Lead From the Front!

Unique Leadership Axiom: Armchair Leaders Kill Their Troops

Leading from the front is doing what is right. Specifically, it is using everything in your experience, mind and memory to see and do the right thing.

Armchair leaders look for personal glory. Specifically their actions are subject to the guidance of their egos.

Almost all military knowledge comes from mistakes. Fatalities are powerful teachers.


In Bobby Jindal’s book “Leadership And Crisis” the Governor grippingly describes his experience during the BP oil spill. That’s where he says:

As I look back, the oil spill has reinforced several principles I have learned through my years of dealing with crises:

…You must lead from the front. Always.

Three words: “Crisis, Lead and Learned” are core ideas. Mastery of these three words allows the military to win. Master them yourself and you are on your way to “building a better life, a better America and a better you.” This blog uses words to carve leadership concepts out of the Army’s winning ways. Governor Jindal has carved leadership concepts out of his battle with the federal government. The mindset of leaders like Governor Jindal is contagious.

Leading from the front may include being first to expose yourself to risk but it is much more. Leading from the front is mindset.

When you lead from the front, you respect

  • Your unit,
  • Your service,
  • God,
  • Country
  • Chain of command, and
  • Your Supporting Elements.

When you lead from the front, you accept responsibility. You do not seek personal glory.


The Assistant Secretary of the Army holds progress reviews in the development of new equipment. Typically, during a review the Surgeon General of the Army is asked if this new equipment is safe for use by soldiers. On one occasion, when the Surgeon General was asked if the blast overpressure environment from the new weapon was safe for soldier’s exposure in training, The Surgeon General could not give a positive yes. A series of reactions to this answer lead to the decision that the Army could not train with live ammunition.

To win and survive, soldiers must train as they will fight — soldiers must train with live ammunition.

The Vice-Chief of Staff of the Army is the “get things done” boss. He reached out to Army experts. I was one of about a dozen people at the meeting.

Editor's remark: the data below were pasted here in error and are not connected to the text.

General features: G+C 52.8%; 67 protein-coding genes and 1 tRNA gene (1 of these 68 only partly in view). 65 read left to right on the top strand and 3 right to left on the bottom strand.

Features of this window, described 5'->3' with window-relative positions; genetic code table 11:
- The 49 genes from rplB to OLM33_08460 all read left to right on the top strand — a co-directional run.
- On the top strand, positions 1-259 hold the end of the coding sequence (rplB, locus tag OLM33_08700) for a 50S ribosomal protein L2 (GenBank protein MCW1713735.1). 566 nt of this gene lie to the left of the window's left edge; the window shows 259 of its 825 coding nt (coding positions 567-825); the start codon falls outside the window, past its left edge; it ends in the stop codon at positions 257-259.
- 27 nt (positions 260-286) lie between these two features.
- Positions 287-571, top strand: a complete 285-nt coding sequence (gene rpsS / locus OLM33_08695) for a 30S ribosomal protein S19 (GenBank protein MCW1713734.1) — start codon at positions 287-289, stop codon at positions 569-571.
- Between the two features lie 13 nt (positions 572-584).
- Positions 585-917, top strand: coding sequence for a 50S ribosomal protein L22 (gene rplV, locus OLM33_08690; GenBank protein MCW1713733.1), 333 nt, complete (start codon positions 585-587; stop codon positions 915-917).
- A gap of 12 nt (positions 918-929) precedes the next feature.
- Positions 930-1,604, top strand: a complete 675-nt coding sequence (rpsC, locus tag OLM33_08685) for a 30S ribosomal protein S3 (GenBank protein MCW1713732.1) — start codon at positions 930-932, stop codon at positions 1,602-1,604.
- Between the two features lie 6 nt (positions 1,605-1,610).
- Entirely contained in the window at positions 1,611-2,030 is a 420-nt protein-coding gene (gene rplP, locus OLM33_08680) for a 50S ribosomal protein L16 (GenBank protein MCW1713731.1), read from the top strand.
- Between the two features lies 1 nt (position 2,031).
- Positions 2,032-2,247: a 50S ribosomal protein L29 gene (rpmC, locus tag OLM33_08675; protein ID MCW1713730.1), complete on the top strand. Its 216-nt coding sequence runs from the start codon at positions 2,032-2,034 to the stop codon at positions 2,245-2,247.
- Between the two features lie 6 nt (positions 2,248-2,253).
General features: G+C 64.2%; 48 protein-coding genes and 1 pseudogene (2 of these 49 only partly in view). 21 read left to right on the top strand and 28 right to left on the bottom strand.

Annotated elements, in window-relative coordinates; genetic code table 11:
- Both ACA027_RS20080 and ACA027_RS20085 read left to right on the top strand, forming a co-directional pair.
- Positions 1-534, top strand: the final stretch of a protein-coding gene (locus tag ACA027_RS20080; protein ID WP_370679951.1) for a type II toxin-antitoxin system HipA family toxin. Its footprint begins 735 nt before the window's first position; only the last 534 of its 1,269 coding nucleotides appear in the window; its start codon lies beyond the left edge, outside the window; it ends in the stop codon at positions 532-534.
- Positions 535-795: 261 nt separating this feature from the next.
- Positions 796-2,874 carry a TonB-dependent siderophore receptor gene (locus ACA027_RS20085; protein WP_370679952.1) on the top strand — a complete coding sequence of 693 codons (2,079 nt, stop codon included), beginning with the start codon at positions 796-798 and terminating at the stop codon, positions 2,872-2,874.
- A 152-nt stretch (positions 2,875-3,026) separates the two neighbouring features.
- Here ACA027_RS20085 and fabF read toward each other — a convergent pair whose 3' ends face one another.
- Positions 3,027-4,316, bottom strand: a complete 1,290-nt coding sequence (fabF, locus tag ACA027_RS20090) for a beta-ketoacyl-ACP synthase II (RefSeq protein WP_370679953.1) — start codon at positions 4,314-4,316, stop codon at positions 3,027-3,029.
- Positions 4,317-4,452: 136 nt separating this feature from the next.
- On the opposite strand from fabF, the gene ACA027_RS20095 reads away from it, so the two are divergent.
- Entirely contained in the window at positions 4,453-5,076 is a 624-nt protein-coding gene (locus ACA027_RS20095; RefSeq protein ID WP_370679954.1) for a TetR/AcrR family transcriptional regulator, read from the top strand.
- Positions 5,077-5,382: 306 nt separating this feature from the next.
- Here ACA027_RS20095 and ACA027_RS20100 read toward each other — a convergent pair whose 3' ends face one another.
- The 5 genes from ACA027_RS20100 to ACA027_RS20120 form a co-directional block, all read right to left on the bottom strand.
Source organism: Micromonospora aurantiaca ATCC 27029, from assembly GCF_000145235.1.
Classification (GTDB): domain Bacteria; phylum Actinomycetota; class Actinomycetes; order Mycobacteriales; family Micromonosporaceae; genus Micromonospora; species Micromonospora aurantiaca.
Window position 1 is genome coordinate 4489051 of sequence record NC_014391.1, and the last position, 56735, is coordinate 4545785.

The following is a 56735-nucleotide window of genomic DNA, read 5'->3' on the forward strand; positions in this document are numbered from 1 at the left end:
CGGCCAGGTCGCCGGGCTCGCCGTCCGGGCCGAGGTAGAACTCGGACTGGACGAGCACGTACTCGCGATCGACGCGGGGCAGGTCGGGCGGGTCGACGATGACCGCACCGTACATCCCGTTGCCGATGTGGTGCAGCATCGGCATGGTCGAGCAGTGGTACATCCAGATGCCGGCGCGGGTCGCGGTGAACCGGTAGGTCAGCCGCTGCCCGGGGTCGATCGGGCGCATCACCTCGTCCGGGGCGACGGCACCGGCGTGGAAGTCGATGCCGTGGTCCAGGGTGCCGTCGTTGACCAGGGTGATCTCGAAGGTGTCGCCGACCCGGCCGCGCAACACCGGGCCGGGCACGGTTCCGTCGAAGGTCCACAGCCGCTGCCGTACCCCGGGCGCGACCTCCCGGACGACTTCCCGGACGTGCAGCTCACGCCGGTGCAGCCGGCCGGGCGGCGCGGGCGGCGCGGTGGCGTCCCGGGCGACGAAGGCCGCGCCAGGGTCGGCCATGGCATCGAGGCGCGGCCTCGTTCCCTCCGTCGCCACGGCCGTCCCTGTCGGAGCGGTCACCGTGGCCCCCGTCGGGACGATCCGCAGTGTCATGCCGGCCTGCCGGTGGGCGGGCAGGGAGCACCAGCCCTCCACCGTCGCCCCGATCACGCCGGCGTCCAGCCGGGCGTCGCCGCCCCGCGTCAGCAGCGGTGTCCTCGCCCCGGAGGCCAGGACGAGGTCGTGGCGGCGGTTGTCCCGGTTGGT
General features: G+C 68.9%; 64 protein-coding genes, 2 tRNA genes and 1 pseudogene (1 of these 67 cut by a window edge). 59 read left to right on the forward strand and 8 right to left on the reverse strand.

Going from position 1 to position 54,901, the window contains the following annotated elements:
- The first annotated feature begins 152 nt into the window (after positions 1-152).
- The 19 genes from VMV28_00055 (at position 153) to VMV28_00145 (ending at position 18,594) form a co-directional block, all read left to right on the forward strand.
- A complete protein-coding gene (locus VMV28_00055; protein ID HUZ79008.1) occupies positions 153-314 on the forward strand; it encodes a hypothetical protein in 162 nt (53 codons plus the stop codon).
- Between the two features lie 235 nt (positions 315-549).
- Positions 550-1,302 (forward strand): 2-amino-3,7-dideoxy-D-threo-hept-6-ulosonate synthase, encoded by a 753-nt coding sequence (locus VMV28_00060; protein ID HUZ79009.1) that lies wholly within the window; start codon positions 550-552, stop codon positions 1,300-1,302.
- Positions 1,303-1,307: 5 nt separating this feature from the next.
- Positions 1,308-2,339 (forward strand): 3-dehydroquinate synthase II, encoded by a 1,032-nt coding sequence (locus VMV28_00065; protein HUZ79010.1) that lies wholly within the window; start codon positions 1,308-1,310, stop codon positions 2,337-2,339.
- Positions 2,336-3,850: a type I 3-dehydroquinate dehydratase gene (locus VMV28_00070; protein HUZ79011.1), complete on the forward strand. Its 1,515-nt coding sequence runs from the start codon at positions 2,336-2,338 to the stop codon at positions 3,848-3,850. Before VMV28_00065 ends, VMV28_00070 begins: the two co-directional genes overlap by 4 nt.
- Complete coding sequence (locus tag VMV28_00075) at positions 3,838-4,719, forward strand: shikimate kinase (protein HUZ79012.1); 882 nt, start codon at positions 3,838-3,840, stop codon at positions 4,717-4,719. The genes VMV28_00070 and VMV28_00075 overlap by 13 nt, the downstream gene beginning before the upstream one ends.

The Vice-Chief of Staff asked us if there was a “ready-made” solution to the problem, and if not how long it would take to get the solution. Each of the other experts present proposed programs that would last many years.

I applied the leadership I learned as an Air Force Officer. I proposed a program that would last years, three years. That was the shortest proposed program!

The senior researchers and managers scoffed.

The Vice-Chief of Staff led from the front.

  • He transferred me from BRL to the U.S. Army Human Engineering Laboratory.
  • He directed that The Human Engineering Laboratory and The Medical Research and Development Command Laboratory immediately fully support the project.
  • He directed me to get the job done in the shortest possible time. He did not want the Army to be without legitimate training for days, much less for years.

The tests started at Aberdeen Proving Ground. For these tests, it was necessary to dig trenches to place instrumentation. It was winter. The night before we were to start work, a very cold and sloppy wet snow began falling. Cold wind and wet snow were to greet us that morning.

Of course, I was nervous about getting a good start and decided that I needed to be at the test site before anyone else. Instead of sitting in the office while others worked, I needed to show my willingness to do what had to be done. In short, I needed to lead from the front.

I left home at 5 AM and drove on slippery roads, through the security gates, parked my car at the test site and started digging. As a young man, I worked as a roustabout in the oil fields of California. I was good at digging.

The weather was miserable and the ground was frozen. The rest of the crew arrived a little before 7 AM. I was covered with snow, my boots and trousers were muddy but I had a good start on the trench that we needed that day.

One of the younger guys had a cup of coffee in his hand as he came out to where I was working, I think he had intended to drink it himself, but he said “Here, why don’t you warm yourself up while I take a turn at that shovel.”

There was a lot of head knocking in the months that followed but everybody knew where I stood. If something difficult needed to be done, I would be there contributing whatever I could and encouraging those who could do better.

After 33 months, the Army was again able to train with live ammunition.

Leadership Focus: Sooner or later you will need to take the lead in your life, business or community. Remember to lead from the front. Lead from your inner values, knowledge and beliefs. Leave your ego behind!

My Take: the leadership of the Vice-Chief of Staff was contagious. We all felt an urgent need to get the job done. That is a hallmark of leading from the front. The hallmark is not proximity to the troops or field of battle; it is the integrity of the leader!

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